by Marty Demarest
While Fabio Mechetti, music director for the Spokane Symphony, hails from Brazil, this weekend's season-opener will feel like something of a homecoming. Not because Mechetti has chosen Brazilian works - all of them hail squarely from Europe - but rather because the concert will initiate Mechetti's final season at the podium he has called home for the past eleven years. To anchor this concert and launch the orchestra's final season in its longtime abode, the Opera House, Mechetti has selected a trio of works whose long-term life in concert halls has assured them the status of masterpieces. Primary among them is Sergei Prokofiev's Violin Concerto No. 2 in G minor.
The Russian-born Prokofiev wrote the second Violin Concerto in 1935 while he was preparing to repatriate himself back to Russia. He had left his homeland under duress during the Bolshevik Revolution. Through a punishing schedule of composing and touring -- Prokofiev was a virtuosic piano soloist -- he built a major international reputation for himself and was able to live in self-imposed exile. But the lure of his homeland was too strong even for the rebellious Prokofiev, and in the late 1920s he toured the country and decided to begin the process of return, which he hoped would be triumphant thanks to his newfound celebrity.
The process wasn't as easy as he had hoped, however, and the Second Concerto was written while Prokofiev was traveling uneasily between major European cities. It was designed to show off the famous French violinist Robert Soetens, who often toured with Prokofiev, playing duets and chamber music with the composer at the piano. Consequently, the concerto was originally written for piano and violin, and Prokofiev worked on the orchestral arrangement of the dazzling piano part while they were traveling.
In addition to serving as a vehicle for a violinist's virtuosity, Prokofiev hoped that the concerto would show off his talents as an internationally famous composer. At the time of his departure, Prokofiev had been known as an artistic rebel, an enfant terrible whose music was as challenging to listen to as it was to perform. But Prokofiev had always nurtured a lyrical streak that favored musical simplicity, and as audiences around the world learned of his name, he began to write works in this style with greater frequency.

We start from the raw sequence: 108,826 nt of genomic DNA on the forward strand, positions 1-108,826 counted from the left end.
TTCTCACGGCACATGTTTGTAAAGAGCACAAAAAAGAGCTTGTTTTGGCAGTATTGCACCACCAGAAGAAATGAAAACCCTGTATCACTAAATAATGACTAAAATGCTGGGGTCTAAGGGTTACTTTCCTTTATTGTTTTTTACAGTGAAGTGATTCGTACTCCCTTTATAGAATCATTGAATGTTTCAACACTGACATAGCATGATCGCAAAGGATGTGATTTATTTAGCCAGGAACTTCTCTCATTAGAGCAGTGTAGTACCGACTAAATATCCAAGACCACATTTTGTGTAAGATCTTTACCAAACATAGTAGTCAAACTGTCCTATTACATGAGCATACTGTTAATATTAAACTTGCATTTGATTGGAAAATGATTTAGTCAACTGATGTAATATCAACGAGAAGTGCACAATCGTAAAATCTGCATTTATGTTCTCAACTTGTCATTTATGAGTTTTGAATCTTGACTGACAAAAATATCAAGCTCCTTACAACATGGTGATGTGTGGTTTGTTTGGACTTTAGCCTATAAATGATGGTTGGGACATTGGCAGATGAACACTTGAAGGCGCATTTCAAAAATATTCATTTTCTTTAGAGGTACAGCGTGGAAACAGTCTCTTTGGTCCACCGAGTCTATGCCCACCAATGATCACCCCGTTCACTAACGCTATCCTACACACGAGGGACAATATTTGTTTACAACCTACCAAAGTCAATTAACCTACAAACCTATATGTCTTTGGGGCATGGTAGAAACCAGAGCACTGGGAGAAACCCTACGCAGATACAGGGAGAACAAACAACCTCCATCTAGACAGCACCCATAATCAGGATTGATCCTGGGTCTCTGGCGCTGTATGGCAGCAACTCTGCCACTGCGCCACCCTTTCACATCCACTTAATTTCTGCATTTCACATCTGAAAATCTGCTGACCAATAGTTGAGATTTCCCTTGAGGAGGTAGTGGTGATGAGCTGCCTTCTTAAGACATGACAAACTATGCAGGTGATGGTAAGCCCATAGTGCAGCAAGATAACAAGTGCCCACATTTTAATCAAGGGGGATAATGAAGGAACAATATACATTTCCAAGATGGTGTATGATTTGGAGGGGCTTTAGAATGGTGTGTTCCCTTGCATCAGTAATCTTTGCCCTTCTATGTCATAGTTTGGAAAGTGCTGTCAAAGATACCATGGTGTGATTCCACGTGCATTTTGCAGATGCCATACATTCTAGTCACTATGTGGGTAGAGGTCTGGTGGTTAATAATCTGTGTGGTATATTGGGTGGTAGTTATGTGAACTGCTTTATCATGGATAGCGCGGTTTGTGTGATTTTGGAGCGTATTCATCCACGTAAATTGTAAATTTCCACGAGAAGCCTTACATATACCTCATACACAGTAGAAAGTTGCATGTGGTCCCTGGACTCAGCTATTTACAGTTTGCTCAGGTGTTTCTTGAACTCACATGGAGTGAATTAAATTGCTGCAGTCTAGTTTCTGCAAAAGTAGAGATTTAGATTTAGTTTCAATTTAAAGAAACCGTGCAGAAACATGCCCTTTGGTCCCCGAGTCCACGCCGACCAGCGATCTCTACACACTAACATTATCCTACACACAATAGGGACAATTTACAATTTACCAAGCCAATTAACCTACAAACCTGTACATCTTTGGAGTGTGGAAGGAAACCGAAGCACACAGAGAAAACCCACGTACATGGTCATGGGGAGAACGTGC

Because of this, the Violin Concerto No. 2 is a perfect example of Prokofiev's late musical interests. In the concerto, he turns away from modern rebellion and embraces the musical models of Mozart and Beethoven for the work's form; he also draws upon Bach's style of layering melodies on top of each other to create the harmonies. But while the structure is one of western music's most sturdy, the musical material itself is refreshingly modern. Moreover, it's ravishingly beautiful in the style of Prokofiev's ballet Romeo and Juliet, which he was also writing at the time. By taking these melodies and playing them against one another in a style that composers had been using for centuries, Prokofiev creates unfamiliar harmonies that still have the logic of classical music. The result is both surprising and reassuring - a challenge to the concert hall that also respects the music that is traditionally performed there.